Dogs with shorter snouts such as a bulldog or Boston terrier can't be muzzled in this way. Never leave a muzzle on a dog for an extended period.
The ability to make a homemade muzzle quickly out of common materials found in your house is a handy skill to have in emergencies. An injured or frightened dog will often bite. Being able to prevent this and keep your dog under control could save injury to yourself, your family or your dog.
Tie a slipknot in the center of the rope to make a muzzle. This knot should be large enough to slip over your dog's nose and mouth and tighten down.
Calm your dog before muzzling it. It's easy for an agitated dog to turn and bite. Try to stand behind the dog, speak calmly to it and let it know where you are at all times. Gently slip the muzzle over the dog's nose and mouth. Arrange it so that the muzzle is closer to the eyes.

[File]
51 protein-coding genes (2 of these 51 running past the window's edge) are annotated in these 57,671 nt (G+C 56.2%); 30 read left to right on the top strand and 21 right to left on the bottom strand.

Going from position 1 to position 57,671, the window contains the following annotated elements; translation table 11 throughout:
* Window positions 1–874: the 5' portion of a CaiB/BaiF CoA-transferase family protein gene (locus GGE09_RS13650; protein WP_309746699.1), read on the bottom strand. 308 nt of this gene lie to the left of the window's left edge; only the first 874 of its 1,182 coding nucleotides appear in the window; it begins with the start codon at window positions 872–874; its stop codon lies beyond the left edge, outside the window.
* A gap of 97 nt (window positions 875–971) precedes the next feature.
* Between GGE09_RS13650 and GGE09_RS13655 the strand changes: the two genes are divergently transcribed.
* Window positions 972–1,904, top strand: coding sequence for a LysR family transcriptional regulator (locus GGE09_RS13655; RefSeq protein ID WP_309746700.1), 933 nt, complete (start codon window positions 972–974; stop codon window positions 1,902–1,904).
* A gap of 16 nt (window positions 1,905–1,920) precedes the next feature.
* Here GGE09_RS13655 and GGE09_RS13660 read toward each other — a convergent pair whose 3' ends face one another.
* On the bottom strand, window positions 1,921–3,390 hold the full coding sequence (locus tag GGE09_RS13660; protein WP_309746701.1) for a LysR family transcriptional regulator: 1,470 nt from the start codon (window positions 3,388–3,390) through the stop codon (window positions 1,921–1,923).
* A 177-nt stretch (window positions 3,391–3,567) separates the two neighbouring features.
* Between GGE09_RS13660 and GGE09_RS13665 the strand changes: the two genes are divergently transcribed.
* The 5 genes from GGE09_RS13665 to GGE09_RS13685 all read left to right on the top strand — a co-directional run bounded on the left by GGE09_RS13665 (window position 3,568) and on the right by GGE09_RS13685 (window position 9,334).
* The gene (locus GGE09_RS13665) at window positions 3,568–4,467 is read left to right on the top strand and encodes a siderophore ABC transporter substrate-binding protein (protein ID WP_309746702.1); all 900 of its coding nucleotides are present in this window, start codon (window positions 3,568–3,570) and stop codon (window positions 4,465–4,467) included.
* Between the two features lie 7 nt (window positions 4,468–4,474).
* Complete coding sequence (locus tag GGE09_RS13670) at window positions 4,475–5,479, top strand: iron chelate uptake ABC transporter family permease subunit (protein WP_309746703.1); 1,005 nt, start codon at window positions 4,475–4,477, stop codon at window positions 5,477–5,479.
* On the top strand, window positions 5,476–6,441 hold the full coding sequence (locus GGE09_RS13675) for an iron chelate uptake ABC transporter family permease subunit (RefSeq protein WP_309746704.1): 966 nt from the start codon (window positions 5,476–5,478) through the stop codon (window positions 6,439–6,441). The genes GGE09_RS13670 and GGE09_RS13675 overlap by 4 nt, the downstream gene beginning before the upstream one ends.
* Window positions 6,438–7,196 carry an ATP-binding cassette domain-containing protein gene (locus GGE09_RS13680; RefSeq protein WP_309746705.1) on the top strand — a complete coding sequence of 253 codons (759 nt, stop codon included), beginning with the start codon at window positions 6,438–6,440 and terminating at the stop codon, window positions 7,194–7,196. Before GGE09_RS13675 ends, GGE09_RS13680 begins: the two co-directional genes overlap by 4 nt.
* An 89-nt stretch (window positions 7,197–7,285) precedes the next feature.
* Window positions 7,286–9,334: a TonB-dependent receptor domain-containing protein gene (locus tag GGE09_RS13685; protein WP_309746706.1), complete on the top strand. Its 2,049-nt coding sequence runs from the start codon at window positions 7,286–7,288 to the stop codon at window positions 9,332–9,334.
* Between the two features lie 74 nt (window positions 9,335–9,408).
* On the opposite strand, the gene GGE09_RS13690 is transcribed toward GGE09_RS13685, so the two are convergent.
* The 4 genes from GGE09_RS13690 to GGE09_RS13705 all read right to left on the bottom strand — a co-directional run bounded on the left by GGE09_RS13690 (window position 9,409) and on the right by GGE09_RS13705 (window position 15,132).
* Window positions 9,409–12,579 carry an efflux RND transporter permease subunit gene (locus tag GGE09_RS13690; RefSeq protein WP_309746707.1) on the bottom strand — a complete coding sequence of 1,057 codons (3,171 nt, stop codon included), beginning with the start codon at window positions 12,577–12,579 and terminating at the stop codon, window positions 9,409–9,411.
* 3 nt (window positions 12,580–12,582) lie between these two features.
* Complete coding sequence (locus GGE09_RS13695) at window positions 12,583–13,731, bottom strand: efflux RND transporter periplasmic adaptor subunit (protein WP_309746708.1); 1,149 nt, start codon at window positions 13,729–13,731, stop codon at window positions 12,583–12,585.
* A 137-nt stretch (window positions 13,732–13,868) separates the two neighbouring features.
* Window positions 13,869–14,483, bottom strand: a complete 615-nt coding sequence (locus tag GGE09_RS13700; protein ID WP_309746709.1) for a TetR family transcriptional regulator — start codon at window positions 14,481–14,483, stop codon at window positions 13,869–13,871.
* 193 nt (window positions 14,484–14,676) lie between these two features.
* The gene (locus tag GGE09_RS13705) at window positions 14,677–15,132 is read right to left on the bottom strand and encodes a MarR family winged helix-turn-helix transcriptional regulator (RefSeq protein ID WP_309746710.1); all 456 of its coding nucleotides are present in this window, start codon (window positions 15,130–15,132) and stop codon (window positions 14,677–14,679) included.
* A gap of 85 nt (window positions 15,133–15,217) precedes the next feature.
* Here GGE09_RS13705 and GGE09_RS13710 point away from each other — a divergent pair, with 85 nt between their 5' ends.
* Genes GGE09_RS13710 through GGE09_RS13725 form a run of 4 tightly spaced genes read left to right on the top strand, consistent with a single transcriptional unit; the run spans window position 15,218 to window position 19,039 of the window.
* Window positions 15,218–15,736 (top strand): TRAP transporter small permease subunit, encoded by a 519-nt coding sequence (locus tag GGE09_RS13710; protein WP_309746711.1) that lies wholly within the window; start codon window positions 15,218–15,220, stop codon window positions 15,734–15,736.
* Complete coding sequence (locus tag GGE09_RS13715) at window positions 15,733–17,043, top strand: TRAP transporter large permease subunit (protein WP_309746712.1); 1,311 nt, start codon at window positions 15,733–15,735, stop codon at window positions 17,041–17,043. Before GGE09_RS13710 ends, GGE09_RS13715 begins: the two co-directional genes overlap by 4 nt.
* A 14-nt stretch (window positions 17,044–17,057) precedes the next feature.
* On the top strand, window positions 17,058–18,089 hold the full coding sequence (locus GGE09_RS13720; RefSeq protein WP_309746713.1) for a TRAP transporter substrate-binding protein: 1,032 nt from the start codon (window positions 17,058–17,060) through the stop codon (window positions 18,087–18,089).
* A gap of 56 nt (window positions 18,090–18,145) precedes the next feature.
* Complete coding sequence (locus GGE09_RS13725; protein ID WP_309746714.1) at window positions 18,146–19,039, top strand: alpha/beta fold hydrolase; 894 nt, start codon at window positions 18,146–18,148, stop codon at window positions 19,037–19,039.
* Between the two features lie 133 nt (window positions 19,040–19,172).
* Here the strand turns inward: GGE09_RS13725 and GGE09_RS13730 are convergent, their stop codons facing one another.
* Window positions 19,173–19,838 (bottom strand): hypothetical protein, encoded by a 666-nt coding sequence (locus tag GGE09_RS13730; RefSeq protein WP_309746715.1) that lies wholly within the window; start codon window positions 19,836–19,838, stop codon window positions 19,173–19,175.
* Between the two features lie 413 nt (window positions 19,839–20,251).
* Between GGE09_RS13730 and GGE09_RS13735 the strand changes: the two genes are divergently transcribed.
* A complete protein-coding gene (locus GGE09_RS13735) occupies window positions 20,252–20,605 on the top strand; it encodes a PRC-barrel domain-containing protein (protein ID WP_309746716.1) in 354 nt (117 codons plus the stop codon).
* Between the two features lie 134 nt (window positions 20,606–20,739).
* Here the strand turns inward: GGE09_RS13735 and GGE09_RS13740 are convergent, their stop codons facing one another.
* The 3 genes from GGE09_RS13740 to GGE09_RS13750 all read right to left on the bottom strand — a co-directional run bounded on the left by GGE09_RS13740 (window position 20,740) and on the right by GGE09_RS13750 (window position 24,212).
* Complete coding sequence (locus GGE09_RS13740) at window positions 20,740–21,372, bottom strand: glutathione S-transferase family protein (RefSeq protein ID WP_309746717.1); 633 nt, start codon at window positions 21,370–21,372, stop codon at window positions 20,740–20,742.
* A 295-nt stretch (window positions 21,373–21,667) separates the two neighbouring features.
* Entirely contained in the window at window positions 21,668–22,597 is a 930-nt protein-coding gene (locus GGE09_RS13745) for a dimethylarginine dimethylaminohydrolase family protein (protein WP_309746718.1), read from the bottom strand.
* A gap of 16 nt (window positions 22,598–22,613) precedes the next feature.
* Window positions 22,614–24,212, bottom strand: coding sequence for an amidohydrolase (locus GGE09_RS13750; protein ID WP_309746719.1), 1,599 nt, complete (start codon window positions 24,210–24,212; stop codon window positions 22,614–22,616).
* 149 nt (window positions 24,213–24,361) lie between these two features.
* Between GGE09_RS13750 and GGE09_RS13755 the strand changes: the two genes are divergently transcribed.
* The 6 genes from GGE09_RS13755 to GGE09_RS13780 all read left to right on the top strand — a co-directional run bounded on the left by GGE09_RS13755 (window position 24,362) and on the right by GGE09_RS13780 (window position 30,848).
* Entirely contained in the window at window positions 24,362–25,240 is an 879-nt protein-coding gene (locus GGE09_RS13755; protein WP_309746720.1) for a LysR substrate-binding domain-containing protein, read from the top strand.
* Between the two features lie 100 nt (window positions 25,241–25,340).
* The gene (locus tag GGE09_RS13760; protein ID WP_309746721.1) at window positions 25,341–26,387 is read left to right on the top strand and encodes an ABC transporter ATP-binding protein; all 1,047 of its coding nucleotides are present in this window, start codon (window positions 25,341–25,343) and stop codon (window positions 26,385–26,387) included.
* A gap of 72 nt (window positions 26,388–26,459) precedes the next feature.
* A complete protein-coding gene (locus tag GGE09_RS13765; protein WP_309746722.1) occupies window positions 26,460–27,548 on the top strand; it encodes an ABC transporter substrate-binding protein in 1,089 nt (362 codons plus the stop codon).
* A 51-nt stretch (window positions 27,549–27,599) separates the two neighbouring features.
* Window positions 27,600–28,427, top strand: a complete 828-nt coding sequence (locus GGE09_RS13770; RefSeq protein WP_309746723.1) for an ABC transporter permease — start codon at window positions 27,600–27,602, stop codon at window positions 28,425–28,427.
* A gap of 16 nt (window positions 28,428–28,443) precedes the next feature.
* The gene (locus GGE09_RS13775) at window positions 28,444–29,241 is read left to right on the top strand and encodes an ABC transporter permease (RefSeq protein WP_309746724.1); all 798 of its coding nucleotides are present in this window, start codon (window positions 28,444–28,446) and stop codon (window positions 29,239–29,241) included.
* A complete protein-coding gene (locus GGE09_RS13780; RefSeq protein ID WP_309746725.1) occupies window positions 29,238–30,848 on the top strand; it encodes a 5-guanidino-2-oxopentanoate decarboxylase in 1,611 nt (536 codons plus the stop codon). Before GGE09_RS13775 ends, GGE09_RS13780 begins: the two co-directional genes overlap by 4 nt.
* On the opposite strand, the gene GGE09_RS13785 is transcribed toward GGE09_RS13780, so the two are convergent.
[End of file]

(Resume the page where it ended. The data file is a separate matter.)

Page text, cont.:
Quickly tighten the muzzle. Wrap the trailing ends of the rope around the dog's mouth once or twice to secure it. Then tie the ends behind the dog's head under the ears. Tie the muzzle in a bow rather than a knot so that it can be quickly removed if need be.
Watch your pet carefully. If it's having trouble breathing, passes out or may vomit, remove the muzzle.
Dogs with shorter snouts such as a bulldog or Boston terrier can't be muzzled in this way.
Never leave a muzzle on a dog for an extended period.
An Item You Will Need
- 2-foot strip of rope or sturdy fabric (clothesline, thin leash, belt or pair of women's nylon hose)
- Dogs with shorter snouts such as a bulldog or Boston terrier can't be muzzled in this way.
- Never leave a muzzle on a dog for an extended period.
Tracy Morris has been a freelance writer since 2000. She has published novels and numerous online articles. Her work has appeared in national magazines and newspapers including "Ferrets," "CatFancy," "Lexington Herald Leader" and "The Tulsa World." She holds a Bachelor of Arts in journalism from the University of Arkansas.